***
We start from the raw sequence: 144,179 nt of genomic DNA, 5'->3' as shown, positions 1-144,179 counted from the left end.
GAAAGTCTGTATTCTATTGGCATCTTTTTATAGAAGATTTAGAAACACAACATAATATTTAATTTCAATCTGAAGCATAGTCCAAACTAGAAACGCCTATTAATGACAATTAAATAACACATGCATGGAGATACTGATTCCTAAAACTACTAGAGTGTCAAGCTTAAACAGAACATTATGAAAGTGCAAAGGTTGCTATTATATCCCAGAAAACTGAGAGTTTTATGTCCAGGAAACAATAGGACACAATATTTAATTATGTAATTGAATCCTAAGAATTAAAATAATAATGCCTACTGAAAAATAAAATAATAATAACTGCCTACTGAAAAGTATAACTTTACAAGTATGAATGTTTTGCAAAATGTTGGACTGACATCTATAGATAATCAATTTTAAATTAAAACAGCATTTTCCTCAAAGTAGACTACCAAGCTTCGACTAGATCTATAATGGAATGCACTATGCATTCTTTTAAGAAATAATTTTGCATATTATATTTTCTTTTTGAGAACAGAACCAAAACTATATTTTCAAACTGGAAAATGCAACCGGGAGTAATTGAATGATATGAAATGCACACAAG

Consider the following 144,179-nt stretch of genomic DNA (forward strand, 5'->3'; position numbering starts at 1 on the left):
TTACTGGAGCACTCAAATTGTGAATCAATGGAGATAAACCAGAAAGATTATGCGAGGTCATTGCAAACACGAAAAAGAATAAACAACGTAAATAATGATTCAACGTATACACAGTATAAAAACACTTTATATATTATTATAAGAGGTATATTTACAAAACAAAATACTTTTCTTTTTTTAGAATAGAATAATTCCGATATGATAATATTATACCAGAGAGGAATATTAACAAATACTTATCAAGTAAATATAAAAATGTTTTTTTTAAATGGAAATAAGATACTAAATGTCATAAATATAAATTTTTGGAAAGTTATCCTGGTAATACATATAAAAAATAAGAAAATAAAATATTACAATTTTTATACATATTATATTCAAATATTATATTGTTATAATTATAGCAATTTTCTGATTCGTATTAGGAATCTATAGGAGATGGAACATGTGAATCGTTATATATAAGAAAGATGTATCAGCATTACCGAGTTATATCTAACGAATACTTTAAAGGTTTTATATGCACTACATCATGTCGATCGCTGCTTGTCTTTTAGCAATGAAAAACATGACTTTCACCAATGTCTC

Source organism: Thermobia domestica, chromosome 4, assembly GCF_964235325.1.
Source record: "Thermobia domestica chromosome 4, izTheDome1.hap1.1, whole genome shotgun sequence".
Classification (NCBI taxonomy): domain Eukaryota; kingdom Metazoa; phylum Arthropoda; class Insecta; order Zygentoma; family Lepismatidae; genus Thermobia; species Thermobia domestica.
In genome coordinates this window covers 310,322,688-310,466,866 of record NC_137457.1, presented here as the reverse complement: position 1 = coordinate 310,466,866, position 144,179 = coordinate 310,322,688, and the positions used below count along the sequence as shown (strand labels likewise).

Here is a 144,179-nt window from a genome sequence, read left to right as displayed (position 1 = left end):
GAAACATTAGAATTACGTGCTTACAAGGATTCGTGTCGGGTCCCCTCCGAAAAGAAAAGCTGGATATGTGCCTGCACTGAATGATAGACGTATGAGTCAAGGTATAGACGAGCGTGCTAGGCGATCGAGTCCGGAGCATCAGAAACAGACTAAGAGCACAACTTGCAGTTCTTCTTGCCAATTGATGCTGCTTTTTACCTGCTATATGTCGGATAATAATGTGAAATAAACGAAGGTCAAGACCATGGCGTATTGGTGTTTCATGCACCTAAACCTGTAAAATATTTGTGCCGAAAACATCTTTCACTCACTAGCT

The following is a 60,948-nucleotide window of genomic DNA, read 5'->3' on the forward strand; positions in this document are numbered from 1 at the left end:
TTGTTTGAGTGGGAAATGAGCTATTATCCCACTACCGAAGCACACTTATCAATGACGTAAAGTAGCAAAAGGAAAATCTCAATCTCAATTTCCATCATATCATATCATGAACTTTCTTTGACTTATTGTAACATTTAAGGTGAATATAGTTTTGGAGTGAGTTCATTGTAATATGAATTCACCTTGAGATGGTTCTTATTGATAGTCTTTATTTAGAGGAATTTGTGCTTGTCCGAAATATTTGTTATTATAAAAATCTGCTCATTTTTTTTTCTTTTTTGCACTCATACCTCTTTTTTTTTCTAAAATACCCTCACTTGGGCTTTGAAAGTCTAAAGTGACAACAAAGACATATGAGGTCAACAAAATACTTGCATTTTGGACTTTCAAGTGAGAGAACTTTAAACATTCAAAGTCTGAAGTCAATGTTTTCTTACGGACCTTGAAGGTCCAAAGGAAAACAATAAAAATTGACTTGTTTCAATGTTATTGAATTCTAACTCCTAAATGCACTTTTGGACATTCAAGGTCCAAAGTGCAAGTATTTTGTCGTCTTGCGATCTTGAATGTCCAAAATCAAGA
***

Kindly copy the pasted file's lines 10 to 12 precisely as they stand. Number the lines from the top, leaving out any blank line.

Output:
GAAACATTAGAATTACGTGCTTACAAGGATTCGTGTCGGGTCCCCTCCGAAAAGAAAAGCTGGATATGTGCCTGCACTGAATGATAGACGTATGAGTCAAGGTATAGACGAGCGTGCTAGGCGATCGAGTCCGGAGCATCAGAAACAGACTAAGAGCACAACTTGCAGTTCTTCTTGCCAATTGATGCTGCTTTTTACCTGCTATATGTCGGATAATAATGTGAAATAAACGAAGGTCAAGACCATGGCGTATTGGTGTTTCATGCACCTAAACCTGTAAAATATTTGTGCCGAAAACATCTTTCACTCACTAGCT

The following is a 60,948-nucleotide window of genomic DNA, read 5'->3' on the forward strand; positions in this document are numbered from 1 at the left end:
TTGTTTGAGTGGGAAATGAGCTATTATCCCACTACCGAAGCACACTTATCAATGACGTAAAGTAGCAAAAGGAAAATCTCAATCTCAATTTCCATCATATCATATCATGAACTTTCTTTGACTTATTGTAACATTTAAGGTGAATATAGTTTTGGAGTGAGTTCATTGTAATATGAATTCACCTTGAGATGGTTCTTATTGATAGTCTTTATTTAGAGGAATTTGTGCTTGTCCGAAATATTTGTTATTATAAAAATCTGCTCATTTTTTTTTCTTTTTTGCACTCATACCTCTTTTTTTTTCTAAAATACCCTCACTTGGGCTTTGAAAGTCTAAAGTGACAACAAAGACATATGAGGTCAACAAAATACTTGCATTTTGGACTTTCAAGTGAGAGAACTTTAAACATTCAAAGTCTGAAGTCAATGTTTTCTTACGGACCTTGAAGGTCCAAAGGAAAACAATAAAAATTGACTTGTTTCAATGTTATTGAATTCTAACTCCTAAATGCACTTTTGGACATTCAAGGTCCAAAGTGCAAGTATTTTGTCGTCTTGCGATCTTGAATGTCCAAAATCAAGA